There's No Such Thing as Bad Weather
A Scandinavian Mom's Secrets for Raising Healthy, Resilient, and Confident Kids (from Friluftsliv to Hygge)
Bringing Up Bébé meets Last Child in the Woods in this “fascinating exploration of the importance of the outdoors to childhood development” (Kirkus Reviews) from a Swedish-American mother who sets out to discover if the nature-centric parenting philosophy of her native Scandinavia holds the key to healthier, happier lives for her American children.
Could the Scandinavian philosophy of “There’s no such thing as bad weather, only bad clothes” hold the key to happier, healthier lives for American children?
When Swedish-born Linda Åkeson McGurk moved to Indiana, she quickly learned that the nature-centric parenting philosophies of her native Scandinavia were not the norm. In Sweden, children play outdoors year-round, regardless of the weather, and letting babies nap outside in freezing temperatures is common and recommended by physicians. Preschoolers spend their days climbing trees, catching frogs, and learning to compost, and environmental education is a key part of the public-school curriculum. In the US, McGurk found the playgrounds deserted, and preschoolers were getting drilled on academics with little time for free play in nature. And when a swimming outing at a nearby creek ended with a fine from a park officer, McGurk realized that the parenting philosophies of her native country and her adopted homeland were worlds apart.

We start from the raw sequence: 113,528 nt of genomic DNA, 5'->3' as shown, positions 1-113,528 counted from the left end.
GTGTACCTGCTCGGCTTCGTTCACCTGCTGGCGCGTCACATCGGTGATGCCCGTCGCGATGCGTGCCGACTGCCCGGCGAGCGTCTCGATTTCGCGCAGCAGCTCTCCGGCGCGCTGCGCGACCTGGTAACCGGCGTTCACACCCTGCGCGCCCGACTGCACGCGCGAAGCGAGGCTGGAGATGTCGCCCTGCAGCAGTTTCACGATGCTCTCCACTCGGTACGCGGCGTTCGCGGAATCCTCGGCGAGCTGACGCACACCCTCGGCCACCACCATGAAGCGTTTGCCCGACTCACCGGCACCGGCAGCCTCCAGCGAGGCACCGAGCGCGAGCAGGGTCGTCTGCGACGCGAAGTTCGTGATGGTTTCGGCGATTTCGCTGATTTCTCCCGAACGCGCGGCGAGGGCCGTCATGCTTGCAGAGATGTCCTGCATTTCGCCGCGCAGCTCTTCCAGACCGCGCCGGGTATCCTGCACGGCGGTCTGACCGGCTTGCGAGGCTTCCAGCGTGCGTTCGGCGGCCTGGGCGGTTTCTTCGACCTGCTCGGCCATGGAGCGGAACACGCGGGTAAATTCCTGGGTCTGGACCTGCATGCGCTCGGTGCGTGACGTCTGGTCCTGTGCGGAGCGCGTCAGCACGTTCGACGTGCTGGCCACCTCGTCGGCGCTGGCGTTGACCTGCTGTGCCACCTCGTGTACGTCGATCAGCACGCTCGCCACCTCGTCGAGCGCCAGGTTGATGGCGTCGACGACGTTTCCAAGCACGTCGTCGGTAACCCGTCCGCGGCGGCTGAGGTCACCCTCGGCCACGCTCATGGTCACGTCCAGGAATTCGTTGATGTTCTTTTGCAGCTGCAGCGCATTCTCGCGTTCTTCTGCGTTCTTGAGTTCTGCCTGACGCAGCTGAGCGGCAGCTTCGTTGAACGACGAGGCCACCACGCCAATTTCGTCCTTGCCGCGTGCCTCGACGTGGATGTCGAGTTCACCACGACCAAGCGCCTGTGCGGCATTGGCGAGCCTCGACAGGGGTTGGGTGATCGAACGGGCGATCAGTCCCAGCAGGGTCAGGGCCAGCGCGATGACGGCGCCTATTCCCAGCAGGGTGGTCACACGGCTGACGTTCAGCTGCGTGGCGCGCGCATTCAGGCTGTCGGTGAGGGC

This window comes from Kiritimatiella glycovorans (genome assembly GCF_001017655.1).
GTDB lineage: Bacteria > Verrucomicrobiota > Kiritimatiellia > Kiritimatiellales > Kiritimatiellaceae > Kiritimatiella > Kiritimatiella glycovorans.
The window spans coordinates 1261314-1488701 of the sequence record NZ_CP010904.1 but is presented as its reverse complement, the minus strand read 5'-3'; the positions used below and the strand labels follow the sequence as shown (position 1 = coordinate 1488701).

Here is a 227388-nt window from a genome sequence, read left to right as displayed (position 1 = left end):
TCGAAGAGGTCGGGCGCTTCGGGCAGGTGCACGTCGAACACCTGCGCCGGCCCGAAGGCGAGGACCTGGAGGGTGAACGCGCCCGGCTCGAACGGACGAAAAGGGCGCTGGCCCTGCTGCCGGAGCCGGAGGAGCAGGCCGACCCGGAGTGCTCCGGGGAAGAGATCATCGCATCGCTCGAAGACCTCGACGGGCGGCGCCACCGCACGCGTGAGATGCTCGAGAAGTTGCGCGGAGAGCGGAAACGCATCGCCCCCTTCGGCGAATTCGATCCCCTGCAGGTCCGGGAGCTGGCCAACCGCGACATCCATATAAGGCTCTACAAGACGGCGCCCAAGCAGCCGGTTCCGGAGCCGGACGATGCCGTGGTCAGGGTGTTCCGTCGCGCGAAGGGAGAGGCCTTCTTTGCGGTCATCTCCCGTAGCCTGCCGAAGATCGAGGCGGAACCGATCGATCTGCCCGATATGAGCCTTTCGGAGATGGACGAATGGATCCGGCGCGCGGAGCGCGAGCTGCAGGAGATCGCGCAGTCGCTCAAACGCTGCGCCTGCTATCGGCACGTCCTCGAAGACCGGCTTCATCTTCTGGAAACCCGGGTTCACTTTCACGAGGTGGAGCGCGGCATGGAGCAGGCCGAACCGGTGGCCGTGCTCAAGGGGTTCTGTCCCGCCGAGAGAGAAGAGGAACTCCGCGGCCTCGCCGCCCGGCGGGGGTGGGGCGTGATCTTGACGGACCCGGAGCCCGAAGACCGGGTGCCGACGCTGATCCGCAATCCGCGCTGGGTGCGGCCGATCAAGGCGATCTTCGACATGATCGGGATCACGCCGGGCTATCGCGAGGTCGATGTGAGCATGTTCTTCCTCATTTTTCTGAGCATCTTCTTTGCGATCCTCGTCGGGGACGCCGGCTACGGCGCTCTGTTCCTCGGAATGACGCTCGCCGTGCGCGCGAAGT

Struggling to decide what was best for her family, McGurk embarked on a six-month journey to Sweden with her two daughters to see how their lives would change in a place where spending time in nature is considered essential to a good childhood. Insightful and lively, There’s No Such Thing as Bad Weather is a fascinating personal narrative that illustrates how Scandinavian culture could hold the key to raising healthy, resilient, and confident children in America.
I read this book every fall.
It is my inspiration to make the most out of a long winter with kids. Now, I look forward to winter more then summer! If you are a parent, who see’s the need for a lot of nature in your child-rearing, please read this book. Actually, every parent, please read this book. I wish the contents of this book were the norm for parenting in the US.